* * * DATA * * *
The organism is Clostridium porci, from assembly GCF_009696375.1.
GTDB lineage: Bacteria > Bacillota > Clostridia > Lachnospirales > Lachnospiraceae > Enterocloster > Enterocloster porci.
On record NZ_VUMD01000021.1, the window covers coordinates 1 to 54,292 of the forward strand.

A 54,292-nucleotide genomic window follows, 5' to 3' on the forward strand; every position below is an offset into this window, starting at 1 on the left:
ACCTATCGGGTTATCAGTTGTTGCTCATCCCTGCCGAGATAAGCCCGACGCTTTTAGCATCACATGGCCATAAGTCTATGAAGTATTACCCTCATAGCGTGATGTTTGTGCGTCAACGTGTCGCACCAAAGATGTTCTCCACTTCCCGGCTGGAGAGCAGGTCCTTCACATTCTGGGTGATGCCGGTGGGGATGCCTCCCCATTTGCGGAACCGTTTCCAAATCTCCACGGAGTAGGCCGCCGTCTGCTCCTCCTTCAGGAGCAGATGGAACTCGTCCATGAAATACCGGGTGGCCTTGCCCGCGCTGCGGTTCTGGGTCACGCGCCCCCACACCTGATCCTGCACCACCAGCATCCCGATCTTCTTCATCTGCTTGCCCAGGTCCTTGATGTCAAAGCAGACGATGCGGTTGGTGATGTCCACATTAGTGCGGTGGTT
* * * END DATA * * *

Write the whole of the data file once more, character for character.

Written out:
The organism is Clostridium porci, from assembly GCF_009696375.1.
GTDB lineage: Bacteria > Bacillota > Clostridia > Lachnospirales > Lachnospiraceae > Enterocloster > Enterocloster porci.
On record NZ_VUMD01000021.1, the window covers coordinates 1 to 54,292 of the forward strand.

A 54,292-nucleotide genomic window follows, 5' to 3' on the forward strand; every position below is an offset into this window, starting at 1 on the left:
ACCTATCGGGTTATCAGTTGTTGCTCATCCCTGCCGAGATAAGCCCGACGCTTTTAGCATCACATGGCCATAAGTCTATGAAGTATTACCCTCATAGCGTGATGTTTGTGCGTCAACGTGTCGCACCAAAGATGTTCTCCACTTCCCGGCTGGAGAGCAGGTCCTTCACATTCTGGGTGATGCCGGTGGGGATGCCTCCCCATTTGCGGAACCGTTTCCAAATCTCCACGGAGTAGGCCGCCGTCTGCTCCTCCTTCAGGAGCAGATGGAACTCGTCCATGAAATACCGGGTGGCCTTGCCCGCGCTGCGGTTCTGGGTCACGCGCCCCCACACCTGATCCTGCACCACCAGCATCCCGATCTTCTTCATCTGCTTGCCCAGGTCCTTGATGTCAAAGCAGACGATGCGGTTGGTGATGTCCACATTAGTGCGGTGGTT